Obviously many modifications and variations of the present invention are possible in the light of the above teachings. It is therefore to be understood that within the scope of the appended claims the invention may be practiced otherwise than as specifically described.
What is claimed is:
1. In a missile adapted to be controlled by electromagnetic transmission from a situs remote from said missile, and having a normal flight path that is substantially a straight line, means forming a beam of visible light, the half width of the light beam being in the range of from 1 to 3 degrees, the axis of the light beam being substantially parallel to the normal flight path, said missile operable to be directed to a target by controlling the missile by said electromagnetic transmission so that the target is illuminated by said light beam.
2. In a missile adapted to be controlled by electromagnetic transmission from an aircraft, and having a normal flight path that is substantially a straight line, means forming a beam of visible light, the half width of said light beam being in the range of from 1 to 3 degrees,
the axis of said light beam being substantially parallel to the normal flight path, said missile operable to be directed to a target by controlling the missile with electromagnetic transmission from the aircraft so that the target is illuminated by said light beam.
3. A glider missile for attacking surface targets concealed by darkness and having means for controlling the missile responsive to radio signals transmitted from a piloted aircraft, said missile having a normal flight path which is substantially a straight line, and having an electric searchlight mounted thereon, said searchlight operable to form a beam of light visible to the naked eye, the half width of which light beam is in the range of from 1 to 3 degrees, the axis of said light beam substantially coinciding with the normal flight path of the missile, said missile operable to be guided to a target by controlling said missile with radio signals transmitted from a piloted aircraft so that the target is illuminated by said searchlight.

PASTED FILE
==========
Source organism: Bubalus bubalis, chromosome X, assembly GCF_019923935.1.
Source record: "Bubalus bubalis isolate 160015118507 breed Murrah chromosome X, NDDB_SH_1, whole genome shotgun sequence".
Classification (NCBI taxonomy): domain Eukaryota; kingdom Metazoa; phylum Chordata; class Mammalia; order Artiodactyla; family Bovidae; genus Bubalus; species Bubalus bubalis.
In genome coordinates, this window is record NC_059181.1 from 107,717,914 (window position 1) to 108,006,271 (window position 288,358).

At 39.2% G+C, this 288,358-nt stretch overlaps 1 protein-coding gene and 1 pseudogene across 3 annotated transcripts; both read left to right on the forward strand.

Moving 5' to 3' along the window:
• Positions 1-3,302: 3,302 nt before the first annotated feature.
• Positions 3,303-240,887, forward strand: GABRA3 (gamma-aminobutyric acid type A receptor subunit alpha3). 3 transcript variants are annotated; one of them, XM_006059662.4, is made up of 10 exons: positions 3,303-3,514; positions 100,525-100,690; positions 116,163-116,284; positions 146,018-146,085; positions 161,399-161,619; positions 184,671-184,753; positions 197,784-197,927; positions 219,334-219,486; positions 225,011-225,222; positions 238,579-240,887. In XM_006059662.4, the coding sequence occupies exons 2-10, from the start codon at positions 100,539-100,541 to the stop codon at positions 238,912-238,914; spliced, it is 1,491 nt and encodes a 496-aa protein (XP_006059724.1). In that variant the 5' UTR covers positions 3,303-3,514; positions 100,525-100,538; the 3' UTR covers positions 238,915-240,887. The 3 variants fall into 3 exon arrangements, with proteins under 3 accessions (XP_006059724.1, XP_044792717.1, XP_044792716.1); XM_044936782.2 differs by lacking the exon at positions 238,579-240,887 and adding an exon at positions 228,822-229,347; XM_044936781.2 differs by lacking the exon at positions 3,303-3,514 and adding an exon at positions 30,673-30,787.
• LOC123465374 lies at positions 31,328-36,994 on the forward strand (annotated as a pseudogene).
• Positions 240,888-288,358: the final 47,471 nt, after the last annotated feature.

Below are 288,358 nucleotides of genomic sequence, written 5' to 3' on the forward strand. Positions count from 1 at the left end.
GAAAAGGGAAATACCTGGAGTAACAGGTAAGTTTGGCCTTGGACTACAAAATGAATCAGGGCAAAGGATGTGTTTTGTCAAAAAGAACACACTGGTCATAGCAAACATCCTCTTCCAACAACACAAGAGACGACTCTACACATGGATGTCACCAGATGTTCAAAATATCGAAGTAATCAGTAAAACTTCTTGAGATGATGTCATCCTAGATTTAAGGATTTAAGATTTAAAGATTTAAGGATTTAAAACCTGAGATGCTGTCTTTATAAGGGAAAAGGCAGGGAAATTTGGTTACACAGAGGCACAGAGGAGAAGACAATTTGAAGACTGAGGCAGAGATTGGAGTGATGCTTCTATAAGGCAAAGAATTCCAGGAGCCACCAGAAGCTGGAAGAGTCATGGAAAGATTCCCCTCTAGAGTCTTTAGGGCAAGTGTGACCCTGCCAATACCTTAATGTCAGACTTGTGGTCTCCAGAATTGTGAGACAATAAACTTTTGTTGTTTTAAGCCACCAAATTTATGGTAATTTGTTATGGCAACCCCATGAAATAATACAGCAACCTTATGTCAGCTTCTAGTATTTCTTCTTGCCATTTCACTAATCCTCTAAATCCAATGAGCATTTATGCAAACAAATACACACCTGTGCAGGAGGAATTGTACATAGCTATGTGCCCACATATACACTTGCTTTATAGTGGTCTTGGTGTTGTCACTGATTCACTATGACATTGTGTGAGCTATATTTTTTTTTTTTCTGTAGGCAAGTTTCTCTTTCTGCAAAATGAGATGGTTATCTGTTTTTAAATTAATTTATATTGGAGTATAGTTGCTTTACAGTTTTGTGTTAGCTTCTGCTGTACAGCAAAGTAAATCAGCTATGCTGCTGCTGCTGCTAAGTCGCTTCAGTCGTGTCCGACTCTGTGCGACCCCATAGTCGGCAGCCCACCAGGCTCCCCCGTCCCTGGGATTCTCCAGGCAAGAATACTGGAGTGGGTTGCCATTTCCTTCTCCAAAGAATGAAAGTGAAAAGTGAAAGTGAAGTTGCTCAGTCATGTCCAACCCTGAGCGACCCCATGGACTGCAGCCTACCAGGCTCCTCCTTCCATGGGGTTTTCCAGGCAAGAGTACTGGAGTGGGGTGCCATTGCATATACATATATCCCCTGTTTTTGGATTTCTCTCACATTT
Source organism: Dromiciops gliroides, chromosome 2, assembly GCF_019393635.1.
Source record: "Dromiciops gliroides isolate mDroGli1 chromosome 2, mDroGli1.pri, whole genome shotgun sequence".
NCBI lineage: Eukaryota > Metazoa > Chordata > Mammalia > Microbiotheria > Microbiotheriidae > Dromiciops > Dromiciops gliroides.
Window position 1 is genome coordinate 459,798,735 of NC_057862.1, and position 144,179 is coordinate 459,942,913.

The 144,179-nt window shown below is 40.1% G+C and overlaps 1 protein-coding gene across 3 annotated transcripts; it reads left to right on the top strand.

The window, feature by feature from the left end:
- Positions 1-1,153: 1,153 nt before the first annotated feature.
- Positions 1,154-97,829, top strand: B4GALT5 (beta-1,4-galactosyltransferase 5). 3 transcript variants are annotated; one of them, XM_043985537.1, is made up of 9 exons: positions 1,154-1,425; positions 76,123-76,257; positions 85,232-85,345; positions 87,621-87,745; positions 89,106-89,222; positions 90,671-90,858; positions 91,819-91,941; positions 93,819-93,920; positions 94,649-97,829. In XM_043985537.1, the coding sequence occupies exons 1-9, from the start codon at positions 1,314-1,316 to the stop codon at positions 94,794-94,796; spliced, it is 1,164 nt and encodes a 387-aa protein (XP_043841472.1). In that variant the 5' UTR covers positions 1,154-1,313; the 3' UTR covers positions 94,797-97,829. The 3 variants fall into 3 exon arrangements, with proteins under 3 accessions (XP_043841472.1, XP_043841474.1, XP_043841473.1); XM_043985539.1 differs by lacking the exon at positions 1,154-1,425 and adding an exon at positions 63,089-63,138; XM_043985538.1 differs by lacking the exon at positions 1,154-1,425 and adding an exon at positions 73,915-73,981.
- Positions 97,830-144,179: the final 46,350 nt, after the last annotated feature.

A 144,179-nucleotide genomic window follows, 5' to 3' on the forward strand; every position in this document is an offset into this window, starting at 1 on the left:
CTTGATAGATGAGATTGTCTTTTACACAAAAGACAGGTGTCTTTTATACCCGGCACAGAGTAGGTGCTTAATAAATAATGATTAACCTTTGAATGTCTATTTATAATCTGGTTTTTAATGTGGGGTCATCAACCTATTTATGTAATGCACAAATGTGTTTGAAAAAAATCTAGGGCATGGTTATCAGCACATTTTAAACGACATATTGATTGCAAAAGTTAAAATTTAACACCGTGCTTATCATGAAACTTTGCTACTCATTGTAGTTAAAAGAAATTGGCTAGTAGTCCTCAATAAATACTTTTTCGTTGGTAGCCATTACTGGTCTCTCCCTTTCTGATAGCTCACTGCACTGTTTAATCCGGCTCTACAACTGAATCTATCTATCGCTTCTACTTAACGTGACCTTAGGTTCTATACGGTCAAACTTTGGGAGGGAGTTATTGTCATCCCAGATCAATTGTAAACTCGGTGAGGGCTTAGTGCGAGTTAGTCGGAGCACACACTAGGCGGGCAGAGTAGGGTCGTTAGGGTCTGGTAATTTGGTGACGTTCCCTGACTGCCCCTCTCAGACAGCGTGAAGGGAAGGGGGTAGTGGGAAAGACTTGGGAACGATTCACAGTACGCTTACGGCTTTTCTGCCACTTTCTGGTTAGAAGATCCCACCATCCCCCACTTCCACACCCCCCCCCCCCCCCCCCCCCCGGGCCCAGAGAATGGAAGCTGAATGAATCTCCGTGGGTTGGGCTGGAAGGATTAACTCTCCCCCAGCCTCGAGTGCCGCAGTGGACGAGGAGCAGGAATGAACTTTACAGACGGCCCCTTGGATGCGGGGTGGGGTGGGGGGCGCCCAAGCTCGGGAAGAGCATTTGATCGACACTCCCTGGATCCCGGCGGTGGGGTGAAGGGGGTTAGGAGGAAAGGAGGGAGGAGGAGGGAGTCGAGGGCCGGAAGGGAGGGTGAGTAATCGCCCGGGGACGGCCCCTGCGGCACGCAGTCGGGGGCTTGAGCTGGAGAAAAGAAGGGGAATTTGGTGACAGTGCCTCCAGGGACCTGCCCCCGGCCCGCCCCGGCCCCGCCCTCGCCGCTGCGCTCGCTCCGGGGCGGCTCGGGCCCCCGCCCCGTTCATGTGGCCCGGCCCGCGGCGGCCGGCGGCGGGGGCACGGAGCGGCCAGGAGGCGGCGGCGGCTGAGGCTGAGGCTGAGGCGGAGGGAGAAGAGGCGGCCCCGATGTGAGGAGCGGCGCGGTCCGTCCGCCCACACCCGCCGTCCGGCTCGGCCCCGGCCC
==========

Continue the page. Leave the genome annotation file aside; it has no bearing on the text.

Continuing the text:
4. A glider missile capable of being launched from an aircraft to attack a surface target and having means for controlling the missile responsive to radio control signals transmitted from a piloted aircraft, said missile being capable of flying a substantially straight path in the absence of control signals, said missile having an electrical searchlight mounted thereon, said searchlight adapted to form a beam of light, the wave length of the light of said beam being in the visible spectrum, and the half width of said light beam being in the range of from 1 to 3 degrees, the axis of said light beam substantially coinciding with the straight flight path of said missile, said missile operable to be guided to a target concealed by darkness by controlling the missile with radio signals transmitted from a piloted aircraft so that the light beam is centered on the target.
References Cited in the file of this patent UNITED STATES PATENTS 1,249,274 Chandler Dec. 4, 1917 2,017,692 Gaty Oct. 15, 1935 2,424,193 Rost July 15, 1947 2,603,433 Nosker July 15, 1952 2,649,262 Fahrney Aug. 18, 1953
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|US2017692 *||Mar 9, 1935||Oct 15, 1935||Fairchild Aerial Camera Corp||Landing light for airplanes|
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|US2649262 *||Oct 24, 1945||Aug 18, 1953||Delmer S Fahrney||Apparatus for remote control bombing|
|Citing Patent||Filing date||Publication date||Applicant||Title|
|US4440366 *||Nov 3, 1981||Apr 3, 1984||Commonwealth Of Australia||Parachute control apparatus|
|US5841059 *||Apr 3, 1997||Nov 24, 1998||Luchaire Defense S.A.||Projectile with an explosive load triggered by a target-sighting device|
|US7703720||Apr 28, 2006||Apr 27, 2010||Pioneer Aerospace Corporation||Method and apparatus for parachute reefing control|
|US7871043||Feb 23, 2010||Jan 18, 2011||Pioneer Aerospace Corporation||Method for parachute reefing control|
|U.S. Classification||244/3.14, 244/1.00R, 318/480, 340/12.22, 340/13.24|